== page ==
Notice - For Information on Typhoon Related Resilience Activities in the Philippines, Please Go to the Philippines Resilience System

The International Energy Efficiency Scorecard

      

aceee.org

The International Energy Efficiency Scorecard ranks the world's largest economies on their energy efficiency policies and programs. The rankings include Australia, Brazil, Canada, China, France, Germany, India, Italy, Japan, Mexico, Russia, South Korea, Spain, the United Kingdom, the United States, and the European Union.

Thirty-one different energy efficiency indicators have been analyzed for each economy ranked in the report. The rankings are determined by scoring out of 100 possible points. Points can be earned in four different categories, including buildings, industry, transportation, and national effort, which measures overall or cross-cutting indicators of energy use at the national level.

(CLICK HERE FOR ADDITIONAL INFORMATION)

Liberia: JFK Closes Emergency Ward

Health authorities at the John F. Kennedy (JFK) Medical Center in Sinkor have confirmed the closure of the hospital's emergency ward to the public following reports that the Ebola virus had spread.

Reports say nurses have been re-assigned on the regular ward. The hospital's emergency ward was shutdown following the death of a suspected Ebola patient (name withheld), who had been brought from the borough of New Kru Town last Thursday at the JFK...

Stephen Palumbi: The Hidden Toxins in the Fish We Eat -- and How to Stop Them

ted.com - Filmed April 2010

There's a tight link between the ocean's health and ours, says marine biologist Stephen Palumbi. He shows how toxins at the bottom of the ocean food chain find their way into our bodies, with a shocking story of toxic contamination from a Japanese fish market. His work points a way forward for saving the oceans' health — and humanity's.

http://www.ted.com/talks/stephen_palumbi_following_the_mercury_trail#t-923173

Building toward sustainable, resilient cities in 2050

greenbiz.com - July 15th, 2014 - Todd Reubold

By 2050, seven out of every 10 people on Earth will be an urban dweller. What the cities of the future look like depends largely on decisions we make today.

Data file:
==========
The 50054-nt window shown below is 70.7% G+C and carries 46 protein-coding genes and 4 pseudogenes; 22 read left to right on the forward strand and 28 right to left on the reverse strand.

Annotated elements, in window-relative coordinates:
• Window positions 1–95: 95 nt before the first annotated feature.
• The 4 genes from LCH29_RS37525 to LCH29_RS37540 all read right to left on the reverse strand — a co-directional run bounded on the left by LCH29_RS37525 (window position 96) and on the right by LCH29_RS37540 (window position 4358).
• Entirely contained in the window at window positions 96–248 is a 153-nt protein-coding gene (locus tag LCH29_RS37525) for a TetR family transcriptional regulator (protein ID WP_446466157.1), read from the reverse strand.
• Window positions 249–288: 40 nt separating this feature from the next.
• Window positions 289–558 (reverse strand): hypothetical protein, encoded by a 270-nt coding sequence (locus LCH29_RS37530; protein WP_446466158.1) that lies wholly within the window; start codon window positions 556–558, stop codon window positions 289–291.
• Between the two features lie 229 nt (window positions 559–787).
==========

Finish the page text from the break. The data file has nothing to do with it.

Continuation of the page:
Will we design a future where driverless cars zip around under skyscraping vertical gardens in hyperconnected, energy-efficient “smart cities”? Or will we be trapped in endless traffic jams while pollution overwhelms remaining green spaces and infrastructure crumbles?

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Clean Power, Off the Grid

Image: Eleni Kalorkoti

nytimes.com - by David J. Hayes - July 17, 2014

STANFORD, Calif. — AFTER years of hype, renewable energy has gone mainstream in much of the United States and, increasingly, around the world. . .

. . . But many communities that need small-scale renewable energy remain out in the cold — literally and figuratively.

In Alaska, for instance, the vast majority of the more than 200 small, isolated communities populated primarily by native Alaskans rely on dirty, expensive diesel fuel to generate their electricity and heat.

(READ COMPLETE ARTICLE)

Five Questions for Jeffrey Sachs On Decarbonizing the Economy

CLICK HERE - The Deep Decarbonization Pathways Project (DDPP)

submitted by Albert Gomez

e360.yale.edu - July 15, 2014

Thirty scientific institutions from 15 countries last week released a report for the United Nations outlining how the world’s major carbon dioxide-emitting nations can slash those emissions by mid-century. Called the Deep Decarbonization Pathways Project, the initiative aims to provide government leaders with a plan of action in advance of a UN climate summit in September and climate negotiations in Paris in late 2015. Yale Environment 360 asked Jeffrey Sachs, director of Columbia University’s Earth Institute and a key player in the decarbonization project, five questions about the initiative and the prospects for global action on the climate front.

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The Resilience Dividend by Judith Rodin

Published on Jul 10, 2014

Cities have always had to contend with things like natural disaster, economic and infrastructure collapse, and widespread illness. But globalization, climate change and rapid urbanization are making this moment in history different, and the stresses facing cities all the more complex. So how can cities survive, adapt, and grow, no matter what shocks might lie ahead? Join the Rockefeller Foundation's Judith Rodin for a look at what she calls "the resilience dividend" — investments that can minimize the disruptive effects of strain on a city, while simultaneously creating jobs, social cohesion, and equity.

Accelerating WHO emergency response to Ebola outbreak: Contact tracing